Somebody That I Used To Know - Gotye - yvyluwigyduq.tk

When Kimbra proposed their break-up after enduring his unhappiness it was very serious for her -- for Gotye, it was just a nebulous sigh of relief. Demoting their relationship to a friendship works perfectly for him. The break-up was much harder on Kimbra. She'd been battling alone for their relationship for a while and then when she became exaspirated, he didn't even seem to mind their conclusion.

Angry and hurt, she distanced herself. Gotye is stunned by the severity of her reaction. We hear Gotye use the phrase "somebody that I used to know" in his own monologue, but it's clear from Kimbra's use that he doesn't always employ his sentimental, introspective tone with that phrase. After breaking final ties having friends retrieve her things, changing her number he inflicted that term on her as retaliation for her 'cutting him out. With a boy's wounded pride, Gotye chastizes Kimbra's emotionality, cruelly implying that she's beneath him because she just can't get over their break-up, and that the intensity of her reaction is innappropriate.

Meanwhile he's tormented by her distance. The title phrase's meaning performs a spectacularly poetic piroutte from dismissive apathy into an explosive, aching wist. It is the best analysis of a song I have ever heard. Just absolutely brilliant. Thank you. Flag katieH on July 15, I think that your interpretation hits the nail on the head. It is the closest to what I tried to express, but I think that your words put it across a lot better. Flag Ignis on July 19, Just wanted to say that I found this to be by far the best interpretation of this song out of every one here on this site.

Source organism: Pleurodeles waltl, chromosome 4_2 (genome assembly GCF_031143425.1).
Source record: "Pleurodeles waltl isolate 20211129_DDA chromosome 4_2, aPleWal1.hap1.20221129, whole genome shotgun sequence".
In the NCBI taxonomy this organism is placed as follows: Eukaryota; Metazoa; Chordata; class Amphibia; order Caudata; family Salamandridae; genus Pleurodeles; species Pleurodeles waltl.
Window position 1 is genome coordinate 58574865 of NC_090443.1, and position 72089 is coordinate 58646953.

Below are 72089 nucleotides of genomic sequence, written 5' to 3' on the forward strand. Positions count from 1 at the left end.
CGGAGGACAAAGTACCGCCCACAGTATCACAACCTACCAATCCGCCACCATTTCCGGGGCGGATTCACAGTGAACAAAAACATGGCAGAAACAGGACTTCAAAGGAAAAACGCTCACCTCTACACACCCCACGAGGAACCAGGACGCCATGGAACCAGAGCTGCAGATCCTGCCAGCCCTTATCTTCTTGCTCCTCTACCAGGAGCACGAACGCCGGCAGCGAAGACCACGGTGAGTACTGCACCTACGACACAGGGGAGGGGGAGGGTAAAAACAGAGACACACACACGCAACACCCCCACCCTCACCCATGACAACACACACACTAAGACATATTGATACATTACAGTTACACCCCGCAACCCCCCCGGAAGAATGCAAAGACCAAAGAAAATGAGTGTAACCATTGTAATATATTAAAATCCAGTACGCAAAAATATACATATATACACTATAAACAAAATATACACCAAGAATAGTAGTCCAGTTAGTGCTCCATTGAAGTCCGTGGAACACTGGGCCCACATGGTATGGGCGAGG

I agree that the singer is expressing the point of view of someone who held the girl at bay during their entire relationship and it sounds like he thought he was holding much more power in the relationship. I was particularly struck by the line "Like when you said you were so happy you could die. It's such a teenaged cliche - like he thinks she was shallow and cliched and maybe even not nearly as smart as him. Most importantly, he thought she was way more in love with him than he was with her.

All he remembers about their relationship is love being an ache and a sadness, nothing good, while he thinks she thought of their relationship both very deeply and importantly, yet also with the depth and intelligence of a Hallmark card. It's really a briliant little line that sounds throwaway, but I think it isn't. And I find it interesting that despite his supposedly feeling the relationship was unsatisfying and doomed, he never broke up with her; she's the one who broke up with him.